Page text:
Downstream to Kinshasa
2021, NR, 90 min. Directed by Dieudo Hamadi.
REVIEWED By Jenny Nulf, Fri., April 23, 2021
In June of 2000, the Six-Day War between Rwanda and Uganda raged across the city of Kisangani in the Democratic Republic of Congo. In Downstream to Kinshasa, the first ever Congolese film selected for the Cannes Film Festival, documentarian Dieudo Hamadi lends his focus to the two-decade aftermath of the battle, and a group of war victims who have had enough. After 20 years of fighting for official recognition, they decide to take a treacherous boat ride down the Congo River from Kisangani to the country’s capitol, Kinshasa, to fight for compensation of what they lost.
The bloody and violent battle resulted in the mutilation and death of thousands of Kisangani residents, turning many into widows and orphans. In addition to documenting the journey of these survivors to the capitol, Hamadi creates a theatrical frame that unfolds a lot that cannot be communicated from the boat trip alone. Monologues, music, and biographical scenes are powerfully performed, and a particular standout is Sola, a woman who lost her legs during the Six-Day War. Her performance within these dramatic sequences showcases her specific resilience, beginning with a scene depicting the day she lost her legs, and ending in one where she’s singing about her wedding day. This playful structure lends a greater voice and insight to Hamadi’s subjects, elevating and deepening their stories.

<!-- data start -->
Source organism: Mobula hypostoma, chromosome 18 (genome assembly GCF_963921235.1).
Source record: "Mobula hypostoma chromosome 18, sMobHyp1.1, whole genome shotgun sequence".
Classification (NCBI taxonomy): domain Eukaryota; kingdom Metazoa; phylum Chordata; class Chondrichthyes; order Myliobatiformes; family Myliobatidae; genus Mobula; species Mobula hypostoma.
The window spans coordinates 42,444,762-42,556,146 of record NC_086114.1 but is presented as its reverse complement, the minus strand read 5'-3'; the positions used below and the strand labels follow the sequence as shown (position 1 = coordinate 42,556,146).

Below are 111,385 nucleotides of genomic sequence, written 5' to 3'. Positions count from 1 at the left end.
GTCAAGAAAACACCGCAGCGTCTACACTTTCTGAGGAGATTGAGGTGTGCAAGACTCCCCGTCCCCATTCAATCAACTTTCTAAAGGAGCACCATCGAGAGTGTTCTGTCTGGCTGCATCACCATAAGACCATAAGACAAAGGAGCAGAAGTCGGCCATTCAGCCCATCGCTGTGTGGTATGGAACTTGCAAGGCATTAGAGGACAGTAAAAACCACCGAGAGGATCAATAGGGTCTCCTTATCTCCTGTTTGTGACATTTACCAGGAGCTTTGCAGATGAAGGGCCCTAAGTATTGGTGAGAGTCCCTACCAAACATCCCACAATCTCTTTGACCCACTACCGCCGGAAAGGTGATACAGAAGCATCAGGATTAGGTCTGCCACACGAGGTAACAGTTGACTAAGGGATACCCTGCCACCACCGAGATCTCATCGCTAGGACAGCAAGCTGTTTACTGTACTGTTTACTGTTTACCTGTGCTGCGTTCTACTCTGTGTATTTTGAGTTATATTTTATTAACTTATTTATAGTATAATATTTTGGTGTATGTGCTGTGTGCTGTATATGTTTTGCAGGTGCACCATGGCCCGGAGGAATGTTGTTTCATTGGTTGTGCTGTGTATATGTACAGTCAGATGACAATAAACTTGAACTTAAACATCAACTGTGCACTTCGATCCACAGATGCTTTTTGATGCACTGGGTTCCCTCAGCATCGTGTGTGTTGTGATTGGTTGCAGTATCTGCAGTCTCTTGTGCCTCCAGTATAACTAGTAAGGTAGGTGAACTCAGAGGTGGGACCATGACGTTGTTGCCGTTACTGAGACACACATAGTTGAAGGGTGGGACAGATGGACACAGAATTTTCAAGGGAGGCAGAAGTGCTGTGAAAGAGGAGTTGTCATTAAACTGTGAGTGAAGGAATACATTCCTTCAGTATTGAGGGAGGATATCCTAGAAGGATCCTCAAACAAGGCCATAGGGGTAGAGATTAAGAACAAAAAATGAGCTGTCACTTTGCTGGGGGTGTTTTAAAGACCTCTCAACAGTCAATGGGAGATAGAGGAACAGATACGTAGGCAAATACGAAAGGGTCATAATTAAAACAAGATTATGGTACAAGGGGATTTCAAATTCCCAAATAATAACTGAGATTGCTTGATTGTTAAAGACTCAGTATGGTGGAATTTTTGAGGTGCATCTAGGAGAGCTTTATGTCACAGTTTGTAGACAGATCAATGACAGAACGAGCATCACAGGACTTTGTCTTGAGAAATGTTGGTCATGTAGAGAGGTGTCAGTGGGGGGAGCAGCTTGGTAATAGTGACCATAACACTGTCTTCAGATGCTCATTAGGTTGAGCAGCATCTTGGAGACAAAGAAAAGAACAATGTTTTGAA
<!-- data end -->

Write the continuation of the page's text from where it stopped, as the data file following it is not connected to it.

The boat journey itself takes up a considerable amount of screen time, its grueling demands emphasized by handheld camerawork. One of the toughest discussions on the boat among the group centers on how their families lack respect and kindness toward their disabilities, and the group realizes those they used to love now find them to be a burden. They treat them poorly, not buying them new clothes, or gaslighting them toward suicide. But their journey to the capitol is about their worth, and the payment they deserve from a war that left them with much less.
Downstream to Kinshasa is a simple narrative, with a group of resilient survivors getting from point A to B, but its simplicity is impactful. It is clear and concise about its purpose, and by the end his subjects’ desires are explicit. Hamadi emphasizes the rigorous journey, and while the final 20 minutes in Kinshasa feel extremely lean and almost fast-paced, Hamadi’s thoughtful additions showcase just how powerful this singular group from Kisangani is.
Available as a virtual cinema release.